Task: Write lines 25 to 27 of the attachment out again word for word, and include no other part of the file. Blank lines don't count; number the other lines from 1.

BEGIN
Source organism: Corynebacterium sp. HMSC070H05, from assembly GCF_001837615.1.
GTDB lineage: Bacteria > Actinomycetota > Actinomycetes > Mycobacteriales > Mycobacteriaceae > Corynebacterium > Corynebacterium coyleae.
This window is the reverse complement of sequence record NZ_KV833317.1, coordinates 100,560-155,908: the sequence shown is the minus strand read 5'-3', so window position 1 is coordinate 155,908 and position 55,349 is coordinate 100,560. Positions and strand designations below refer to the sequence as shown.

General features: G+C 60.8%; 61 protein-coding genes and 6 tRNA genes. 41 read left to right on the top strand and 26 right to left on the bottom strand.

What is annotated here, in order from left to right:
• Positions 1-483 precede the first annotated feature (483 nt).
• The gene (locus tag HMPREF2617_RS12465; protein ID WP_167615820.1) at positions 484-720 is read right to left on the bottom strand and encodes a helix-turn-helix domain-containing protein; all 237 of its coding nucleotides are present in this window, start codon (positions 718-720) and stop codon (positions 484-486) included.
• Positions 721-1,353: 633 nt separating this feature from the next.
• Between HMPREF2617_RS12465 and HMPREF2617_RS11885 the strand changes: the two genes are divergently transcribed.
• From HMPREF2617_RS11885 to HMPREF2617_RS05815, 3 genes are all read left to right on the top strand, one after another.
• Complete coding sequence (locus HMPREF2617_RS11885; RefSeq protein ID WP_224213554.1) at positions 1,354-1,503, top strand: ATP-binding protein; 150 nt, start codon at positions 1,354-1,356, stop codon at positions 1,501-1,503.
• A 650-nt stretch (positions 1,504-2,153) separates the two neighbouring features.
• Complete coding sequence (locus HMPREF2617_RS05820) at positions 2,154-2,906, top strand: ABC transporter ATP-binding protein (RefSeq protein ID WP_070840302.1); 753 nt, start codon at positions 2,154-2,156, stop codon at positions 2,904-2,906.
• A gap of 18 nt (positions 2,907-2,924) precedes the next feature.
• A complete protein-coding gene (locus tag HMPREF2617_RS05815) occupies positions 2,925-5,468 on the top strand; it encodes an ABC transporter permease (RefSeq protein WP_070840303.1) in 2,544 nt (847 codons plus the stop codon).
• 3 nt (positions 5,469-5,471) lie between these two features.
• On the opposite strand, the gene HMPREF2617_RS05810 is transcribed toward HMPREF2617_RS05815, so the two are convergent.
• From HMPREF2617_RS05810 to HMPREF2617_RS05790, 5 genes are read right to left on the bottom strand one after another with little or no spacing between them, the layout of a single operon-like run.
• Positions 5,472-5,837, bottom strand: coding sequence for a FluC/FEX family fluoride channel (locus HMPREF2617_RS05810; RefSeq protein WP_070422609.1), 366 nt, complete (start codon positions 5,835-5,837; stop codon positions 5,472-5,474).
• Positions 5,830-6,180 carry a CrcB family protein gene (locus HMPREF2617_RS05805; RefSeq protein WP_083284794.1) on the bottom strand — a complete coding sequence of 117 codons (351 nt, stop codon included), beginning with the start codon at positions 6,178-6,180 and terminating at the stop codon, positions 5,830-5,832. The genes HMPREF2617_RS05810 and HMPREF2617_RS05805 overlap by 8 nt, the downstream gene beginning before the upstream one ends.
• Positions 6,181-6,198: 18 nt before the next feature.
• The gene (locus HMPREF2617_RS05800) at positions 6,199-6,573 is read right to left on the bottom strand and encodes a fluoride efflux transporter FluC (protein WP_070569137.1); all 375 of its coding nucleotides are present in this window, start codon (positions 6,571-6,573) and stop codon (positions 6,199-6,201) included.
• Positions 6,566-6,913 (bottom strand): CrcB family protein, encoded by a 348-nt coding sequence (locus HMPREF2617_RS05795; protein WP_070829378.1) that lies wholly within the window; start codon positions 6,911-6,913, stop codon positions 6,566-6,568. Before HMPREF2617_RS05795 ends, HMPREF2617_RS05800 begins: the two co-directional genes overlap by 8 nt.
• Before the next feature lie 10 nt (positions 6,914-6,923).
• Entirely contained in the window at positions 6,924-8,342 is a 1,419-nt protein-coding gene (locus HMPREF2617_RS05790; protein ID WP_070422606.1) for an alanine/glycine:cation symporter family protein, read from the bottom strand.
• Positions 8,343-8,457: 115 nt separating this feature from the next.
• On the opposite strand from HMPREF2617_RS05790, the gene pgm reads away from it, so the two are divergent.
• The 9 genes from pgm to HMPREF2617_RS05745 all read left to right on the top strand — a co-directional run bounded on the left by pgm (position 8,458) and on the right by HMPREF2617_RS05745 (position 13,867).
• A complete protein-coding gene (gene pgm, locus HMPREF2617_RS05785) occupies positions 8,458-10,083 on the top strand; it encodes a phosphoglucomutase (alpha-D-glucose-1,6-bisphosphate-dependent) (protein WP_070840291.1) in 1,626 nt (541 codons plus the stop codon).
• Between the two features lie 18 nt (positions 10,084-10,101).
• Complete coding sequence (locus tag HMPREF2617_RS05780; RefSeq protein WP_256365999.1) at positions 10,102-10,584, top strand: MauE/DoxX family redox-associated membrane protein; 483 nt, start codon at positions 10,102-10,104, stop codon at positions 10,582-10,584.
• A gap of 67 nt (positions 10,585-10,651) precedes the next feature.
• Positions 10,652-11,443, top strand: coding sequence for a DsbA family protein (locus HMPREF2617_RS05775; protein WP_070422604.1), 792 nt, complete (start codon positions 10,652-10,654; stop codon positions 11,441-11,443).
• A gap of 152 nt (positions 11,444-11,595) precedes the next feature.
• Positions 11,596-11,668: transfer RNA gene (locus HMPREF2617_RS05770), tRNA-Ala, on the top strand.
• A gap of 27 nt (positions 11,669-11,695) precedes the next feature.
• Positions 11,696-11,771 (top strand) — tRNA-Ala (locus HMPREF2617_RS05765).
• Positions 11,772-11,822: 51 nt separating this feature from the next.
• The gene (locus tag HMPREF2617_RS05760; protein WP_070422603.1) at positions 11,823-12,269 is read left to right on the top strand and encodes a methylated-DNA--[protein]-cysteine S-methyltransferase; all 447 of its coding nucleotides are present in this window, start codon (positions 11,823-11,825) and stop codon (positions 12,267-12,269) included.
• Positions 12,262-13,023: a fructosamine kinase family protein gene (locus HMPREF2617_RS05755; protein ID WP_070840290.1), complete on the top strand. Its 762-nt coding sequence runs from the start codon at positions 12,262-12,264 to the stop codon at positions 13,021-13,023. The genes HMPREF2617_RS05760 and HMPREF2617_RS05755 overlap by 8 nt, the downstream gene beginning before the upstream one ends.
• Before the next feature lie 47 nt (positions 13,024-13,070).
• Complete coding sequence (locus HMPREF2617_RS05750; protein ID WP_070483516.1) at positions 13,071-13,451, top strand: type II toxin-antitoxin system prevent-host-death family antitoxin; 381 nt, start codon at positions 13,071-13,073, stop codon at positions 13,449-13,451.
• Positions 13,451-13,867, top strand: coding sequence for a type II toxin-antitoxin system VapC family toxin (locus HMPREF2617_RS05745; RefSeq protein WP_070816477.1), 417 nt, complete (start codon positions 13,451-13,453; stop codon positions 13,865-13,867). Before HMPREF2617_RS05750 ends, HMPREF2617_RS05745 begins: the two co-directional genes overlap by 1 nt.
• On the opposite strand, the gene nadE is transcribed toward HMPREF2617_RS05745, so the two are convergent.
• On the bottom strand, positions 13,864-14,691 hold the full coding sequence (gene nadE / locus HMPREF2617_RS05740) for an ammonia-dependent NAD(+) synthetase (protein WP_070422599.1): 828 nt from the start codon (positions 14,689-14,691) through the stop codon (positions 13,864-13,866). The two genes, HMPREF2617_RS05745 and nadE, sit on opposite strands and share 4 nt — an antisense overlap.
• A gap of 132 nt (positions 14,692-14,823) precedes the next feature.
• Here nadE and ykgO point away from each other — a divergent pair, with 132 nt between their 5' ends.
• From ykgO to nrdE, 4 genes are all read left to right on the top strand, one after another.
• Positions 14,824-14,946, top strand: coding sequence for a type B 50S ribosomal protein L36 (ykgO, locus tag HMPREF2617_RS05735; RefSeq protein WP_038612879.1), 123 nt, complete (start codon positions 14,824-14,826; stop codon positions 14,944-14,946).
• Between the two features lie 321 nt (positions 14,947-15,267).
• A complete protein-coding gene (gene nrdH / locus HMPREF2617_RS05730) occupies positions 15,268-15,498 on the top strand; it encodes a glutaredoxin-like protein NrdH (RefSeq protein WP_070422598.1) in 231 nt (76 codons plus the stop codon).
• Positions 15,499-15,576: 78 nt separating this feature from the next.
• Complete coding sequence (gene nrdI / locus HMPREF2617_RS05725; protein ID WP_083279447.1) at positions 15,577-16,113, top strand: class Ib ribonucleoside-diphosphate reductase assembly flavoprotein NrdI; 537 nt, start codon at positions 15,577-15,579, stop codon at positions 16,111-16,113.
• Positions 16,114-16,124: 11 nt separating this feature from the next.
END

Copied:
• Entirely contained in the window at positions 6,924-8,342 is a 1,419-nt protein-coding gene (locus HMPREF2617_RS05790; protein ID WP_070422606.1) for an alanine/glycine:cation symporter family protein, read from the bottom strand.
• Positions 8,343-8,457: 115 nt separating this feature from the next.
• On the opposite strand from HMPREF2617_RS05790, the gene pgm reads away from it, so the two are divergent.